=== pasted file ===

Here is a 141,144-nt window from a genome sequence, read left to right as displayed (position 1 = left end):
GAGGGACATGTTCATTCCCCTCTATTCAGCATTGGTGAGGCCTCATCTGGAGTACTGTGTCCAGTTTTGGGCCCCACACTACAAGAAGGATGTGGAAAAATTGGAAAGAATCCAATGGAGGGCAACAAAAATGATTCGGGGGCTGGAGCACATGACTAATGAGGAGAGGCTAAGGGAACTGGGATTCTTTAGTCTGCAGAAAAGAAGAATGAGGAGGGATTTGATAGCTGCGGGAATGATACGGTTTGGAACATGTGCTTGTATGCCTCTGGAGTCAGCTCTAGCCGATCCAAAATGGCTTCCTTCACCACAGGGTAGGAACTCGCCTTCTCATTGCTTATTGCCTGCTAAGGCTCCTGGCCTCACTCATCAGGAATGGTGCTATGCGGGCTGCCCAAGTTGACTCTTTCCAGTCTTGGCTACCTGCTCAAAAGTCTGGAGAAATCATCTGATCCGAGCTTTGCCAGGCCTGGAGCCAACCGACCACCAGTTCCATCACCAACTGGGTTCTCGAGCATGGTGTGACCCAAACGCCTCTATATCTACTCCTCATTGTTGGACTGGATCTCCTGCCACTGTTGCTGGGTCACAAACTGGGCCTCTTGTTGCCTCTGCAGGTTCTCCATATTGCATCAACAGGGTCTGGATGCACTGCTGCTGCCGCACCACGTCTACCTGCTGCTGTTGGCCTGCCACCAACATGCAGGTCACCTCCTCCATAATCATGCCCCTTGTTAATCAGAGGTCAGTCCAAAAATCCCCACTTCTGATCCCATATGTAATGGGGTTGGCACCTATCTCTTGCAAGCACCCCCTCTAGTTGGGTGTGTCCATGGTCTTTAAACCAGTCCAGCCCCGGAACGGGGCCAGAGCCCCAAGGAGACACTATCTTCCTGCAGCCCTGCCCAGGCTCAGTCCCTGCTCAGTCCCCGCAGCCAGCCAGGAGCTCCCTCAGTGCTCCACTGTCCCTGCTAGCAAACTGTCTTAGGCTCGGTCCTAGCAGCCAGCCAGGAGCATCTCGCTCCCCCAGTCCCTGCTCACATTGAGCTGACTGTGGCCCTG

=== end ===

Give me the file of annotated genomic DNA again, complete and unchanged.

Here is a 141,144-nt window from a genome sequence, read left to right as displayed (position 1 = left end):
GAGGGACATGTTCATTCCCCTCTATTCAGCATTGGTGAGGCCTCATCTGGAGTACTGTGTCCAGTTTTGGGCCCCACACTACAAGAAGGATGTGGAAAAATTGGAAAGAATCCAATGGAGGGCAACAAAAATGATTCGGGGGCTGGAGCACATGACTAATGAGGAGAGGCTAAGGGAACTGGGATTCTTTAGTCTGCAGAAAAGAAGAATGAGGAGGGATTTGATAGCTGCGGGAATGATACGGTTTGGAACATGTGCTTGTATGCCTCTGGAGTCAGCTCTAGCCGATCCAAAATGGCTTCCTTCACCACAGGGTAGGAACTCGCCTTCTCATTGCTTATTGCCTGCTAAGGCTCCTGGCCTCACTCATCAGGAATGGTGCTATGCGGGCTGCCCAAGTTGACTCTTTCCAGTCTTGGCTACCTGCTCAAAAGTCTGGAGAAATCATCTGATCCGAGCTTTGCCAGGCCTGGAGCCAACCGACCACCAGTTCCATCACCAACTGGGTTCTCGAGCATGGTGTGACCCAAACGCCTCTATATCTACTCCTCATTGTTGGACTGGATCTCCTGCCACTGTTGCTGGGTCACAAACTGGGCCTCTTGTTGCCTCTGCAGGTTCTCCATATTGCATCAACAGGGTCTGGATGCACTGCTGCTGCCGCACCACGTCTACCTGCTGCTGTTGGCCTGCCACCAACATGCAGGTCACCTCCTCCATAATCATGCCCCTTGTTAATCAGAGGTCAGTCCAAAAATCCCCACTTCTGATCCCATATGTAATGGGGTTGGCACCTATCTCTTGCAAGCACCCCCTCTAGTTGGGTGTGTCCATGGTCTTTAAACCAGTCCAGCCCCGGAACGGGGCCAGAGCCCCAAGGAGACACTATCTTCCTGCAGCCCTGCCCAGGCTCAGTCCCTGCTCAGTCCCCGCAGCCAGCCAGGAGCTCCCTCAGTGCTCCACTGTCCCTGCTAGCAAACTGTCTTAGGCTCGGTCCTAGCAGCCAGCCAGGAGCATCTCGCTCCCCCAGTCCCTGCTCACATTGAGCTGACTGTGGCCCTG